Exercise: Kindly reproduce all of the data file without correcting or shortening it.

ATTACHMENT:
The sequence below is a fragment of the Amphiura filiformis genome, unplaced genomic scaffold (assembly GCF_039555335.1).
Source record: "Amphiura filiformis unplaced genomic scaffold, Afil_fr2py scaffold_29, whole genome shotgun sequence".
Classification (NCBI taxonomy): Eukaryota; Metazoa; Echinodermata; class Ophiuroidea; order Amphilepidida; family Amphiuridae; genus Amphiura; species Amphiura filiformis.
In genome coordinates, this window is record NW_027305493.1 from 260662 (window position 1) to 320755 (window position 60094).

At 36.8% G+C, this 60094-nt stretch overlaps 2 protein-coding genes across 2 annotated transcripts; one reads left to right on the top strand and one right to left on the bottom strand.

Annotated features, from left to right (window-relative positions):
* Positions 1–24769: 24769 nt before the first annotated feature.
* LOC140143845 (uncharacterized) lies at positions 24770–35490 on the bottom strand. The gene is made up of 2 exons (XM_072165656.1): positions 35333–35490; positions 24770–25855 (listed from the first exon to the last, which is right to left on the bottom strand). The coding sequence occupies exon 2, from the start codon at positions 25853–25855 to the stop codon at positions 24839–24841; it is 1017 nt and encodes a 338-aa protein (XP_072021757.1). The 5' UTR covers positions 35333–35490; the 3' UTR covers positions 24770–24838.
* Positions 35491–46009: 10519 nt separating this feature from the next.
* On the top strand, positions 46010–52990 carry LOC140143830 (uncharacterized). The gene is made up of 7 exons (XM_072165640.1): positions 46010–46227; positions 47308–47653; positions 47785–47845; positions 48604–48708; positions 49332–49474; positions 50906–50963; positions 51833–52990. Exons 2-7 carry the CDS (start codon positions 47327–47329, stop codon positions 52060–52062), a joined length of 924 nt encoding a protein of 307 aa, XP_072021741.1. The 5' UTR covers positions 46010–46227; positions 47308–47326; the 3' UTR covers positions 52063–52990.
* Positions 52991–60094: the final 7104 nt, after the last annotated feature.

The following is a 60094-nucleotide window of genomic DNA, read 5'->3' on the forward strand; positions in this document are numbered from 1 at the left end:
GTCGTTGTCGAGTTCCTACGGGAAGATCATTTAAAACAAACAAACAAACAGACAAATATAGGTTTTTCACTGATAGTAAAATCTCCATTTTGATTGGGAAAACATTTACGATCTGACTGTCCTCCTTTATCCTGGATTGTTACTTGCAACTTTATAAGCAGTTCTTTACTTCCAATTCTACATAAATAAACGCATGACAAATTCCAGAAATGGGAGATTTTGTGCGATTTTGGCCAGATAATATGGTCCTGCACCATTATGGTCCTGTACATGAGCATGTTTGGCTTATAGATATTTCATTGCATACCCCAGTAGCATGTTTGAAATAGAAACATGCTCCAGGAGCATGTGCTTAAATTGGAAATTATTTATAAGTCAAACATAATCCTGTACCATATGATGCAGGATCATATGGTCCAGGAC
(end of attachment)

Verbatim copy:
The sequence below is a fragment of the Amphiura filiformis genome, unplaced genomic scaffold (assembly GCF_039555335.1).
Source record: "Amphiura filiformis unplaced genomic scaffold, Afil_fr2py scaffold_29, whole genome shotgun sequence".
Classification (NCBI taxonomy): Eukaryota; Metazoa; Echinodermata; class Ophiuroidea; order Amphilepidida; family Amphiuridae; genus Amphiura; species Amphiura filiformis.
In genome coordinates, this window is record NW_027305493.1 from 260662 (window position 1) to 320755 (window position 60094).

At 36.8% G+C, this 60094-nt stretch overlaps 2 protein-coding genes across 2 annotated transcripts; one reads left to right on the top strand and one right to left on the bottom strand.

Annotated features, from left to right (window-relative positions):
* Positions 1–24769: 24769 nt before the first annotated feature.
* LOC140143845 (uncharacterized) lies at positions 24770–35490 on the bottom strand. The gene is made up of 2 exons (XM_072165656.1): positions 35333–35490; positions 24770–25855 (listed from the first exon to the last, which is right to left on the bottom strand). The coding sequence occupies exon 2, from the start codon at positions 25853–25855 to the stop codon at positions 24839–24841; it is 1017 nt and encodes a 338-aa protein (XP_072021757.1). The 5' UTR covers positions 35333–35490; the 3' UTR covers positions 24770–24838.
* Positions 35491–46009: 10519 nt separating this feature from the next.
* On the top strand, positions 46010–52990 carry LOC140143830 (uncharacterized). The gene is made up of 7 exons (XM_072165640.1): positions 46010–46227; positions 47308–47653; positions 47785–47845; positions 48604–48708; positions 49332–49474; positions 50906–50963; positions 51833–52990. Exons 2-7 carry the CDS (start codon positions 47327–47329, stop codon positions 52060–52062), a joined length of 924 nt encoding a protein of 307 aa, XP_072021741.1. The 5' UTR covers positions 46010–46227; positions 47308–47326; the 3' UTR covers positions 52063–52990.
* Positions 52991–60094: the final 7104 nt, after the last annotated feature.

The following is a 60094-nucleotide window of genomic DNA, read 5'->3' on the forward strand; positions in this document are numbered from 1 at the left end:
GTCGTTGTCGAGTTCCTACGGGAAGATCATTTAAAACAAACAAACAAACAGACAAATATAGGTTTTTCACTGATAGTAAAATCTCCATTTTGATTGGGAAAACATTTACGATCTGACTGTCCTCCTTTATCCTGGATTGTTACTTGCAACTTTATAAGCAGTTCTTTACTTCCAATTCTACATAAATAAACGCATGACAAATTCCAGAAATGGGAGATTTTGTGCGATTTTGGCCAGATAATATGGTCCTGCACCATTATGGTCCTGTACATGAGCATGTTTGGCTTATAGATATTTCATTGCATACCCCAGTAGCATGTTTGAAATAGAAACATGCTCCAGGAGCATGTGCTTAAATTGGAAATTATTTATAAGTCAAACATAATCCTGTACCATATGATGCAGGATCATATGGTCCAGGAC